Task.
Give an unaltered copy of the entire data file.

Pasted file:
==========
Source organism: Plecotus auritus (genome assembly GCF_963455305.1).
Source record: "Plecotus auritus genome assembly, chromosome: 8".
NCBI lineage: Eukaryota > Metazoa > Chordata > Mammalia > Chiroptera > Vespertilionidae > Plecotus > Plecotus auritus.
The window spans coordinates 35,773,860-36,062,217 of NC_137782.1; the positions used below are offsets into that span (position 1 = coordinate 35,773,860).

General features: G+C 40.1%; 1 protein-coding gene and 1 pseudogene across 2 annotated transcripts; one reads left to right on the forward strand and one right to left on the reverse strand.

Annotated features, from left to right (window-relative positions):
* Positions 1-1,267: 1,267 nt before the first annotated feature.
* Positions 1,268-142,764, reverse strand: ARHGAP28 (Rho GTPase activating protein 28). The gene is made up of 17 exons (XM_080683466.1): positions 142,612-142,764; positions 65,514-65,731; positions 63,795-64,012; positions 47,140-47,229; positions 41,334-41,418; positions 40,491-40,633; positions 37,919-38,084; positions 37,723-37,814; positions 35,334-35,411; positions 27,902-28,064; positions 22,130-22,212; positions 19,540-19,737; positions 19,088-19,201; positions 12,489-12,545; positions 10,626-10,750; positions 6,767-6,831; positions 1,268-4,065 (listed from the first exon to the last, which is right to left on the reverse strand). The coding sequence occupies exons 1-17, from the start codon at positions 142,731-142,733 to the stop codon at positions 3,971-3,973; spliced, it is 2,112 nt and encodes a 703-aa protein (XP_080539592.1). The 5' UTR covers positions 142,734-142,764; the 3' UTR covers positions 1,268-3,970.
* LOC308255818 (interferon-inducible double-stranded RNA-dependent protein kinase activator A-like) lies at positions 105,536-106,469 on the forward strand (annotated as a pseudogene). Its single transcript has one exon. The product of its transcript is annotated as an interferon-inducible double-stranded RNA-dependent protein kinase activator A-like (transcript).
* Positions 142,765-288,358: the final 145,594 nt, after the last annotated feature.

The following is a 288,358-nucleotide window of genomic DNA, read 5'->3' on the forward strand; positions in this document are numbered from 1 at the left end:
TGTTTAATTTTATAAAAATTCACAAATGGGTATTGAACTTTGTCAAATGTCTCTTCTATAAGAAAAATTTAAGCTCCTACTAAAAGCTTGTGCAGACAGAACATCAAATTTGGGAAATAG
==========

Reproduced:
Source organism: Plecotus auritus (genome assembly GCF_963455305.1).
Source record: "Plecotus auritus genome assembly, chromosome: 8".
NCBI lineage: Eukaryota > Metazoa > Chordata > Mammalia > Chiroptera > Vespertilionidae > Plecotus > Plecotus auritus.
The window spans coordinates 35,773,860-36,062,217 of NC_137782.1; the positions used below are offsets into that span (position 1 = coordinate 35,773,860).

General features: G+C 40.1%; 1 protein-coding gene and 1 pseudogene across 2 annotated transcripts; one reads left to right on the forward strand and one right to left on the reverse strand.

Annotated features, from left to right (window-relative positions):
* Positions 1-1,267: 1,267 nt before the first annotated feature.
* Positions 1,268-142,764, reverse strand: ARHGAP28 (Rho GTPase activating protein 28). The gene is made up of 17 exons (XM_080683466.1): positions 142,612-142,764; positions 65,514-65,731; positions 63,795-64,012; positions 47,140-47,229; positions 41,334-41,418; positions 40,491-40,633; positions 37,919-38,084; positions 37,723-37,814; positions 35,334-35,411; positions 27,902-28,064; positions 22,130-22,212; positions 19,540-19,737; positions 19,088-19,201; positions 12,489-12,545; positions 10,626-10,750; positions 6,767-6,831; positions 1,268-4,065 (listed from the first exon to the last, which is right to left on the reverse strand). The coding sequence occupies exons 1-17, from the start codon at positions 142,731-142,733 to the stop codon at positions 3,971-3,973; spliced, it is 2,112 nt and encodes a 703-aa protein (XP_080539592.1). The 5' UTR covers positions 142,734-142,764; the 3' UTR covers positions 1,268-3,970.
* LOC308255818 (interferon-inducible double-stranded RNA-dependent protein kinase activator A-like) lies at positions 105,536-106,469 on the forward strand (annotated as a pseudogene). Its single transcript has one exon. The product of its transcript is annotated as an interferon-inducible double-stranded RNA-dependent protein kinase activator A-like (transcript).
* Positions 142,765-288,358: the final 145,594 nt, after the last annotated feature.

The following is a 288,358-nucleotide window of genomic DNA, read 5'->3' on the forward strand; positions in this document are numbered from 1 at the left end:
TGTTTAATTTTATAAAAATTCACAAATGGGTATTGAACTTTGTCAAATGTCTCTTCTATAAGAAAAATTTAAGCTCCTACTAAAAGCTTGTGCAGACAGAACATCAAATTTGGGAAATAG